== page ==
Alzheimer’s Disease Research

Video:  “The Race to the Cure”, from “A Quick Look at Alzheimer’s Disease”,
Doctor Research
There are many ways scientists investigate a disease – in the laboratory, in the classroom, person-to-person, etc.  But it all takes time and money.  Every day there are more advances and new projects.  Here are links to sites to stay up-to-date and how you can get involved.

Clinical Trials:
A research study in which human subjects are assigned to one or more interventions, such as specific medications (which may include a placebo or other control) or activities, to evaluate the effects of those interventions on biomedical or behavioral outcomes. 

Unfortunately, 80 percent of studies are delayed because too few people sign up to participate.  You may be able to participate in a clinical trial and help vital research to find a cure.  Researchers are looking for participants who have the disease now, may have it later, and are healthy now.   Your participation is always voluntary.  Typically, you will receive a notice of a study that fits your profile and you then opt in to participate.  The easiest way is to join the pool of individuals interested in participating in clinical trials at:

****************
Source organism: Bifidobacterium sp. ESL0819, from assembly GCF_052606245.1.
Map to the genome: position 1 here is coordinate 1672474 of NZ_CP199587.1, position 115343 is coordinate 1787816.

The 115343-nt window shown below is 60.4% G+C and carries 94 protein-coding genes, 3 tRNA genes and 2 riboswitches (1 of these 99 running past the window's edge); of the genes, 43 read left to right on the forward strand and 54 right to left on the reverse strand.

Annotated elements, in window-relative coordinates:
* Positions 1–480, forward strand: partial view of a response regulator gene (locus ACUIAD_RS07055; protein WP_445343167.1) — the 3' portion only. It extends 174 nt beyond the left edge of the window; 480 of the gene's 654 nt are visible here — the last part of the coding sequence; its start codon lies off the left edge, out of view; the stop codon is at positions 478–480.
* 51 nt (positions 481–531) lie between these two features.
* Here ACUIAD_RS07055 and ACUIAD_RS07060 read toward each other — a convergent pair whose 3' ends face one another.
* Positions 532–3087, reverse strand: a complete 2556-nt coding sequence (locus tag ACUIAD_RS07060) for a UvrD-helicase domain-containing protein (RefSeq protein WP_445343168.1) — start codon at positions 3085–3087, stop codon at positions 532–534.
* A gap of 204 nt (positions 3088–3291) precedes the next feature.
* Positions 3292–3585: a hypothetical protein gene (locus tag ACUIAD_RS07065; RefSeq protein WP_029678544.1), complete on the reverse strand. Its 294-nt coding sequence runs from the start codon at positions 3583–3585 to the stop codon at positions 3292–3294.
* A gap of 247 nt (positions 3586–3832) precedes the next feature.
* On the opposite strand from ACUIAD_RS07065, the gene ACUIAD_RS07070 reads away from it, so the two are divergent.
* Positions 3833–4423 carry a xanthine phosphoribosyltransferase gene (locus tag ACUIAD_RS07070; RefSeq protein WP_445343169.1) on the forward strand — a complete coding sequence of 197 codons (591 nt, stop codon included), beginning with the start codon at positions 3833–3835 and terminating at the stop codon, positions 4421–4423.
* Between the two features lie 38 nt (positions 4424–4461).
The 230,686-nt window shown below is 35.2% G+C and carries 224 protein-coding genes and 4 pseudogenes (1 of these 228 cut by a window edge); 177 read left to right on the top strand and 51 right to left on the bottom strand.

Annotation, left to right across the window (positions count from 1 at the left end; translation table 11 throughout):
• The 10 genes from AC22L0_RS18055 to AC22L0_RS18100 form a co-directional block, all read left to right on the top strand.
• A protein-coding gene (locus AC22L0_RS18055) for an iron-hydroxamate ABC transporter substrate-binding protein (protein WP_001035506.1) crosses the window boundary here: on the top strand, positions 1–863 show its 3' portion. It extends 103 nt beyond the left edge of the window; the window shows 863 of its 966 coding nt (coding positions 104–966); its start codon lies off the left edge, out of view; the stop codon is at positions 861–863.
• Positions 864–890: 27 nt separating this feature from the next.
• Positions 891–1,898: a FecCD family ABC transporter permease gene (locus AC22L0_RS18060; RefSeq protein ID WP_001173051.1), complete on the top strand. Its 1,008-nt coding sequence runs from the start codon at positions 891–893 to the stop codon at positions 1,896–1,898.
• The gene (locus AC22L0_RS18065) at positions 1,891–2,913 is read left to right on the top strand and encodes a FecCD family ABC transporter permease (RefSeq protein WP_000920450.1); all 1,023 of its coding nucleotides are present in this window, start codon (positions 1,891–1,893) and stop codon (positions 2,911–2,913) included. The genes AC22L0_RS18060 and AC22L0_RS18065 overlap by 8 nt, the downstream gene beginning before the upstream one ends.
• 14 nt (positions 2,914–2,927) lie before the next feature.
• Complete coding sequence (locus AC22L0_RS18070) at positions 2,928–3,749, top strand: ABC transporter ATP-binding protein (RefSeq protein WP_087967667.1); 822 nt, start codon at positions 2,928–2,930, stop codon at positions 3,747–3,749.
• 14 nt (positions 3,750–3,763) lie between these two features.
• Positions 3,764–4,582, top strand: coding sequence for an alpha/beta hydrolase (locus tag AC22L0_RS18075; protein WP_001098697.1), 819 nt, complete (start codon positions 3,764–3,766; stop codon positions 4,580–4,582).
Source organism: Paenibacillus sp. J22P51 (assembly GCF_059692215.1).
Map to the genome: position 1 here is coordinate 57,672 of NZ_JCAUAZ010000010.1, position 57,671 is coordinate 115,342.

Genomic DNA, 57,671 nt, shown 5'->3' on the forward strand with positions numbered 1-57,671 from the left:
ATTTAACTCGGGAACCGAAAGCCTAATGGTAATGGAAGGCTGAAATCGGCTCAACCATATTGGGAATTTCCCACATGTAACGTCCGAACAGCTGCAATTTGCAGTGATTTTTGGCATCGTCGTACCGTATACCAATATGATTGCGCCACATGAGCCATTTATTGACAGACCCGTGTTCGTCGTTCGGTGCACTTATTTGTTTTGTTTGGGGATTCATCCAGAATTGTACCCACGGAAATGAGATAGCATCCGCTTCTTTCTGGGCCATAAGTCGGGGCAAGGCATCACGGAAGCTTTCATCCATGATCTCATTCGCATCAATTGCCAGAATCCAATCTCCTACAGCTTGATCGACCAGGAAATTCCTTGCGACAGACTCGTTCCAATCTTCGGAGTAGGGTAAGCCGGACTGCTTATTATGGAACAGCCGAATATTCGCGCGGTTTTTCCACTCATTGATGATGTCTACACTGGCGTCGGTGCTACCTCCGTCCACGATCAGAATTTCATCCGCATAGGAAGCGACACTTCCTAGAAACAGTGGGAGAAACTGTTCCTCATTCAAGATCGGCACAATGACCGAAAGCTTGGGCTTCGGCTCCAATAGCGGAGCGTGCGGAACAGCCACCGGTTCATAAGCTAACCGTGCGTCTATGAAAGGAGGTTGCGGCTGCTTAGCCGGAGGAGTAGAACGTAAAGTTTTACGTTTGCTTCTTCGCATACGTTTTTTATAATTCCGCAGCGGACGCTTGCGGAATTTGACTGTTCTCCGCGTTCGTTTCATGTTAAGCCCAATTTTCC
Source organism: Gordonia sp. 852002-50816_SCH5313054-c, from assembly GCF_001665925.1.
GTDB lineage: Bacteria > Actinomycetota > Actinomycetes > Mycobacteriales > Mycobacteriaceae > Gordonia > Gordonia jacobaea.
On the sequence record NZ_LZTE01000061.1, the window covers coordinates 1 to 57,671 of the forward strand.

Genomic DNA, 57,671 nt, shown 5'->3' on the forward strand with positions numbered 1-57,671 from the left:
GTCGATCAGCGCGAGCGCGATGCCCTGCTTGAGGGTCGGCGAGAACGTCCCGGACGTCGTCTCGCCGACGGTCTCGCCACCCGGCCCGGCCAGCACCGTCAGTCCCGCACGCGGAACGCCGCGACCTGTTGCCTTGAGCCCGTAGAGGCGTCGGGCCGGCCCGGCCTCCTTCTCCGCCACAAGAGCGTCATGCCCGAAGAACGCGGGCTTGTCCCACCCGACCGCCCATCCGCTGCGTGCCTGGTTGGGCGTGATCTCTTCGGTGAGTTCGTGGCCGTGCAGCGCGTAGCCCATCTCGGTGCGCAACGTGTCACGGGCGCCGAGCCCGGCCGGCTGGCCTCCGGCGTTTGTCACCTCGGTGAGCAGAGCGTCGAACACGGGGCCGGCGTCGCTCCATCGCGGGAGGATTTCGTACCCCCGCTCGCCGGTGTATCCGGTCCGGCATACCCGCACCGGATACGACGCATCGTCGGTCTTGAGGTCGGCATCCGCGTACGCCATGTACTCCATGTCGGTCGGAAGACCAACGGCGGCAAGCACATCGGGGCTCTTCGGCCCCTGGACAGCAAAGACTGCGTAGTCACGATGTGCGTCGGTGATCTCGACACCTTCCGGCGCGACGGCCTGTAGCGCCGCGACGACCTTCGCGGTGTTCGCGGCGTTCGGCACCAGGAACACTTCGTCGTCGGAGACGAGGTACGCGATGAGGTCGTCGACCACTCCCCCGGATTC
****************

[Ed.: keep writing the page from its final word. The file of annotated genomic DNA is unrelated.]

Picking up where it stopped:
To find a clinical trial close to you visit:

Funding Research:
“Although Alzheimer’s disease is the sixth leading cause of death in the United States, and the only one of the top 10 causes of death that has no cure or disease modifying treatment, funding for Alzheimer’s research still lags far behind other chronic illnesses,” said Charles J. Fuschillo, Jr., president and CEO of the Alzheimer’s Foundation of America.  Today, 5.4 million Americans are living with Alzheimer’s.  By 2050, up to 16 million Americans will have the disease.  It is an alarming and costly medical crisis.  

The primary source for medical research is the U.S. government.  However, spending for Alzheimer’s research dramatically lags spending for other chronic diseases.   You can help by contacting your federal representative to urge them to support any additional research funding for Alzheimer’s.  You can find your Congressional representative online.  The Senators for California are:

Dianne Feinstein  (D)
331 Hart Senate Office Building, Washington DC 20510
(202) 224-3841

Kamala Harris  (D)
112 Hart Senate Office Building, Washington DC 20510
(202) 224-3553

The financial and human toll for Alzheimer’s disease is already staggering and continues to grow – let’s find a cure.

Alzheimer’s/Dementia Facts: